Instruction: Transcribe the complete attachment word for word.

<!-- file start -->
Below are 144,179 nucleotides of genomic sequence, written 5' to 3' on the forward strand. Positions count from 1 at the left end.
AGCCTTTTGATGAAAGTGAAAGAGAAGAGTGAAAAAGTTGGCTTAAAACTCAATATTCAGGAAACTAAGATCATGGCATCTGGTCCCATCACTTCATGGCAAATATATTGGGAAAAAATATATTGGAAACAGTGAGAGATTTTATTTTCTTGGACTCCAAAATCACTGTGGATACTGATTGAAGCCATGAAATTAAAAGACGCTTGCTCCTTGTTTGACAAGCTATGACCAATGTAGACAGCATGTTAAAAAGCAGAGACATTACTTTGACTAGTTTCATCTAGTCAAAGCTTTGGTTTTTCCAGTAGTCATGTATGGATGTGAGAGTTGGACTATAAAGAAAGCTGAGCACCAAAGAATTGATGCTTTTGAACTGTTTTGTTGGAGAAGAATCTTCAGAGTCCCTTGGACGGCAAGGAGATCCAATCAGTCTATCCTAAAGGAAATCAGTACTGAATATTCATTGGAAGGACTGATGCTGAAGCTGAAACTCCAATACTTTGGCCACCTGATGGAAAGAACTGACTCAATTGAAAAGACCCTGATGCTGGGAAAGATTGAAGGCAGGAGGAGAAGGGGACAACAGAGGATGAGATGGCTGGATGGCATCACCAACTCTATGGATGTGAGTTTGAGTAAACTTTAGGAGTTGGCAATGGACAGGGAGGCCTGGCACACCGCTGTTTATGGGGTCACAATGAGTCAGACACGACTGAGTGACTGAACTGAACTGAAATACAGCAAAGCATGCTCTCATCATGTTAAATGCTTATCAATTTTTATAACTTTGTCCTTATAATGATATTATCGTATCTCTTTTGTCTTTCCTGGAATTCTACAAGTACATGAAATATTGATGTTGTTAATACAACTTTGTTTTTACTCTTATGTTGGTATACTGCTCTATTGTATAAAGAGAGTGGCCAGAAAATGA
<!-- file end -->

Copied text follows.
Below are 144,179 nucleotides of genomic sequence, written 5' to 3' on the forward strand. Positions count from 1 at the left end.
AGCCTTTTGATGAAAGTGAAAGAGAAGAGTGAAAAAGTTGGCTTAAAACTCAATATTCAGGAAACTAAGATCATGGCATCTGGTCCCATCACTTCATGGCAAATATATTGGGAAAAAATATATTGGAAACAGTGAGAGATTTTATTTTCTTGGACTCCAAAATCACTGTGGATACTGATTGAAGCCATGAAATTAAAAGACGCTTGCTCCTTGTTTGACAAGCTATGACCAATGTAGACAGCATGTTAAAAAGCAGAGACATTACTTTGACTAGTTTCATCTAGTCAAAGCTTTGGTTTTTCCAGTAGTCATGTATGGATGTGAGAGTTGGACTATAAAGAAAGCTGAGCACCAAAGAATTGATGCTTTTGAACTGTTTTGTTGGAGAAGAATCTTCAGAGTCCCTTGGACGGCAAGGAGATCCAATCAGTCTATCCTAAAGGAAATCAGTACTGAATATTCATTGGAAGGACTGATGCTGAAGCTGAAACTCCAATACTTTGGCCACCTGATGGAAAGAACTGACTCAATTGAAAAGACCCTGATGCTGGGAAAGATTGAAGGCAGGAGGAGAAGGGGACAACAGAGGATGAGATGGCTGGATGGCATCACCAACTCTATGGATGTGAGTTTGAGTAAACTTTAGGAGTTGGCAATGGACAGGGAGGCCTGGCACACCGCTGTTTATGGGGTCACAATGAGTCAGACACGACTGAGTGACTGAACTGAACTGAAATACAGCAAAGCATGCTCTCATCATGTTAAATGCTTATCAATTTTTATAACTTTGTCCTTATAATGATATTATCGTATCTCTTTTGTCTTTCCTGGAATTCTACAAGTACATGAAATATTGATGTTGTTAATACAACTTTGTTTTTACTCTTATGTTGGTATACTGCTCTATTGTATAAAGAGAGTGGCCAGAAAATGA